Termites: Skyscraper Builders of the Insect World

Dubai TowerPhoto: Imre Solt

“…well apart from the sanitation, medicine, education, wine, public order, irrigation, roads, a water system and public health…what have the Romans ever done for us?”
-John Cleese, Monty Python’s “The Life of Brian”

A famous quote from a marvelous film to start a short journey of discovery through the natural world you say? Why you’ve caught me like an unsustainable fish of intrigue, in your trawler net of words… If, however, Mr Cleese had directed his focus more on the world of insects, the list would have been far more incredible and astounding than you could imagine.

Near the Red Sea Port of Jeddah, Prince al-Walid bin Talal of Saudi Arabia and proud owner of London’s Savoy Hotel has just forked out a cool $10bn to set in motion a tower of such magnitude, it will double the size of the Dubai Tower. Estimated to stand at an astounding 5,250ft, on a clear day, one will be able to see the curvature of the earth and all the way to Africa. But if the good prince would deign direct his gaze to Africa now, he would see that his work has already been bested. Indeed it has been for 250 million years.

The humble South African Formosan termite is tiny, but colonies can be 15m tall and contain architectural wonders that boggle the mind. If we were to build a structure of equal size on human terms, it would be over a mile high or double the size of the tallest tower below.

Tallest towersPhoto: Kryostat

Not only amazingly tall but with sturdy foundations that allow a circulation of cold air and the removal of warmer, stale air. Termites have a unique ability to control air temperature, humidity and air flow better than a highly qualified engineer could begin to perceive.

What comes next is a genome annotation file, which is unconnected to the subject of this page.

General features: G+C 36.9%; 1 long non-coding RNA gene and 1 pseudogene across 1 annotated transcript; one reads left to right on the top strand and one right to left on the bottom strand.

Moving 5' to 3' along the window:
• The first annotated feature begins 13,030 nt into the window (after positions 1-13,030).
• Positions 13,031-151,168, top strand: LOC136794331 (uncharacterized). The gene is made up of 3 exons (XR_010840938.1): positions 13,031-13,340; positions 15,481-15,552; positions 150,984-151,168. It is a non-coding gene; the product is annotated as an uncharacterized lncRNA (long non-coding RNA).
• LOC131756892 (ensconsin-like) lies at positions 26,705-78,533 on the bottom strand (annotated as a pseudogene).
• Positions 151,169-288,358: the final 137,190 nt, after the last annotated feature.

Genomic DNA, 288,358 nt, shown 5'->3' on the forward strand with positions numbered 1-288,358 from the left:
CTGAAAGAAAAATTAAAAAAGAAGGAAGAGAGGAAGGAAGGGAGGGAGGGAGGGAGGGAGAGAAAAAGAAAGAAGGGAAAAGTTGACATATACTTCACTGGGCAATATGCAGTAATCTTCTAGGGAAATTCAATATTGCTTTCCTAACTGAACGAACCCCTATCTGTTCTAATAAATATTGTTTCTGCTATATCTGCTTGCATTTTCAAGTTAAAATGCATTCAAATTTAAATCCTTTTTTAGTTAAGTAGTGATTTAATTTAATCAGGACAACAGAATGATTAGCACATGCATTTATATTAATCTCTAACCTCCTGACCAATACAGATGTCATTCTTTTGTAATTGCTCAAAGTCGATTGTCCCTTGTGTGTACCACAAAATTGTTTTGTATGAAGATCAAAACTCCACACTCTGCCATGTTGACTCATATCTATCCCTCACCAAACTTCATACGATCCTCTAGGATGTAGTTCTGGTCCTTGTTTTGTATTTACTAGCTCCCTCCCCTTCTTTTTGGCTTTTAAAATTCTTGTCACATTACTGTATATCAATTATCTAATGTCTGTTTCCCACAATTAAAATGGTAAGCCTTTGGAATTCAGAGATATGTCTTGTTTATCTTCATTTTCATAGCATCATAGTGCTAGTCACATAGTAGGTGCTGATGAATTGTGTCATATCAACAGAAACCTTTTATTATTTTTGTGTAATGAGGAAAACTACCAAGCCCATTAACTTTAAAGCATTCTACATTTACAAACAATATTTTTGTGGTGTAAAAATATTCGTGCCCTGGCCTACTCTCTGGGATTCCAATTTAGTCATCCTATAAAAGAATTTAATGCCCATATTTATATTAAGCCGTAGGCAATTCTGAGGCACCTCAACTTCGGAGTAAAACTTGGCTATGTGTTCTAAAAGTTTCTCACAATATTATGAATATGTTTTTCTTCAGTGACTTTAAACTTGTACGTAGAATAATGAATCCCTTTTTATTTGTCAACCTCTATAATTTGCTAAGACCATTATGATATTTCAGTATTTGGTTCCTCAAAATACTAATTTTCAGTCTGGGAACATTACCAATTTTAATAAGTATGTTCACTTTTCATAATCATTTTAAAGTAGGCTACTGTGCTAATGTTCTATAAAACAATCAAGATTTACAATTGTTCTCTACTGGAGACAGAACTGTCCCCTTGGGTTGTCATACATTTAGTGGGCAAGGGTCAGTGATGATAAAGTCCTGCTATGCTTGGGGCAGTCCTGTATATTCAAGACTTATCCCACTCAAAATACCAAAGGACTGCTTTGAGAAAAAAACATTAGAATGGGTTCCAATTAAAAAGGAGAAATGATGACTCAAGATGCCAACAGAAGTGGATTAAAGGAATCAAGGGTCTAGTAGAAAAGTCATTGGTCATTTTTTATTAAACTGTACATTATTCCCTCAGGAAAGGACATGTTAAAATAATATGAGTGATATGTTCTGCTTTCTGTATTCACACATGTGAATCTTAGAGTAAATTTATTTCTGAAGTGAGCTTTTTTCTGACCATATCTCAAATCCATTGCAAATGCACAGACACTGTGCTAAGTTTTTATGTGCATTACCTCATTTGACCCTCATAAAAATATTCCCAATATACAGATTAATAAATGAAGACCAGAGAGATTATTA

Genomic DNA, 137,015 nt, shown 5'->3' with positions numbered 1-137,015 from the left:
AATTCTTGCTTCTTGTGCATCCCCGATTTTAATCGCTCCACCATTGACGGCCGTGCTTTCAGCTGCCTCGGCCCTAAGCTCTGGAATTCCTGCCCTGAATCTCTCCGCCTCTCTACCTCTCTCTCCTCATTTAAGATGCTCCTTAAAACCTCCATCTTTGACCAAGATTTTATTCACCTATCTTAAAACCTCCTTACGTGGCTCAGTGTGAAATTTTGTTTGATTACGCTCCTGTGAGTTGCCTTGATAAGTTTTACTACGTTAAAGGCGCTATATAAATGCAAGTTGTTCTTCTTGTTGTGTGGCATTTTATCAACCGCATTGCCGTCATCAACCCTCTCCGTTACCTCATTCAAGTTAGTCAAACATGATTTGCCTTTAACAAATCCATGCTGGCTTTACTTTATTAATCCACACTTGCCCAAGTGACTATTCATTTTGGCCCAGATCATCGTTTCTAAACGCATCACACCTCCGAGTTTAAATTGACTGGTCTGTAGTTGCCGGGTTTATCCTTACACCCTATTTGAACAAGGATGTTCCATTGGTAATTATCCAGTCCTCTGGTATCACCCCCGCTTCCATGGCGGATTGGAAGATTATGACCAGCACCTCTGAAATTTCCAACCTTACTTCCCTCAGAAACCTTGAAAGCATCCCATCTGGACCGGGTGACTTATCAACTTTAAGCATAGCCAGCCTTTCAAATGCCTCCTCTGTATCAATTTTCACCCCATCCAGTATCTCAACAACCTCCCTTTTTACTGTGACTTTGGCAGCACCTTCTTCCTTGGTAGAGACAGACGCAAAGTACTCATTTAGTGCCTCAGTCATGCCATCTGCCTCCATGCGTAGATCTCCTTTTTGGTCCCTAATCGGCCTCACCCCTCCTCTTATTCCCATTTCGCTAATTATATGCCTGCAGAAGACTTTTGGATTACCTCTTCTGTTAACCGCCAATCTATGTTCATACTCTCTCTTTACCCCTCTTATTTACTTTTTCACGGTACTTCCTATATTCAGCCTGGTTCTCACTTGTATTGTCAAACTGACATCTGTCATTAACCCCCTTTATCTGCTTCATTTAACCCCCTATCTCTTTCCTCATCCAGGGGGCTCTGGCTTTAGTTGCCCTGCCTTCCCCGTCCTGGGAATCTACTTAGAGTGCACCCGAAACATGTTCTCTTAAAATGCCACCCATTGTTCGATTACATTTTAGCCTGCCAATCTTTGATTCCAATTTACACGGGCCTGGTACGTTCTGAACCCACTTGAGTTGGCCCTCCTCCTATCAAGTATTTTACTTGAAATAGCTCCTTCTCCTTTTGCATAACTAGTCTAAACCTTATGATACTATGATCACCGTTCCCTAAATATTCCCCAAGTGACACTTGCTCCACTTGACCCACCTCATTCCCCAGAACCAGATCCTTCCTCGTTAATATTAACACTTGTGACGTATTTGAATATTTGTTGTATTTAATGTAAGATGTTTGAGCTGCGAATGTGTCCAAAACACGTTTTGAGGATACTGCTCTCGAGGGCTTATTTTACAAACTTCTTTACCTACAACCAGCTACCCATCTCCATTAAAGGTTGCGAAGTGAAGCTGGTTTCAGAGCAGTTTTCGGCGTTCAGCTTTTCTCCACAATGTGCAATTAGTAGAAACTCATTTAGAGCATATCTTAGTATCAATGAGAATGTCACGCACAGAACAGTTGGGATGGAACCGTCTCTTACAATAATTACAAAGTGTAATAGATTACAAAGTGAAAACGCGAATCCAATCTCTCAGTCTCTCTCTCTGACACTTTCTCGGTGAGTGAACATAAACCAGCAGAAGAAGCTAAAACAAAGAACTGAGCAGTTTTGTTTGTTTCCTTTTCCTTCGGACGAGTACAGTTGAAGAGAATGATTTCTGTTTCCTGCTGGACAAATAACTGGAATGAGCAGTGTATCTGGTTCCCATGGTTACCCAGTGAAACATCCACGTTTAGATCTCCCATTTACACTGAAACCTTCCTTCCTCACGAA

The huge structure we see below is just the top of the mound, with an ingenious system of mud-made foundations. These are made from hundreds of concentric veins that filter water and allow it to evaporate forming a beautiful salty mineral deposit. As the salt forms and the water evaporates on the wave-like veins, the air around it gets cooled. This allows an air current to be created, a literal and beautiful example of insect-crafted air-conditioning to rival even the most airy offices.

But it doesn’t stop there… Termites feed ostensibly on wood, which is notoriously hard to digest. They have specially evolved bacteria in their bodies that partially break down the wood and extract goodness, but it is in the excrement of the termites that a wonder truly exists… (I can assure you that was a sentence I wasn’t expecting to come across in my life).

By piling up their own dung, the termites are able to use their incredible air- and temperature-control techniques to keep the colony at a steady 31 degrees Centigrade, the perfect temperature for the eggs to grow and for another of their incredible talents… farming.

On the dung grows a fungus, entirely unique to termite mounds across the entire planet, and it provides the termite colony with all the sustenance they require. Considering that their bulbous queen produces over 30,000 eggs a day, that’s certainly a lot.

Termite CathedralPhoto: Yewenyi

So apart from form and structure, foundations, ventilation and air conditioning, farming and monarchy… oh, and waste dispersal and renewable materials in construction… what have the insects ever done for us, eh?

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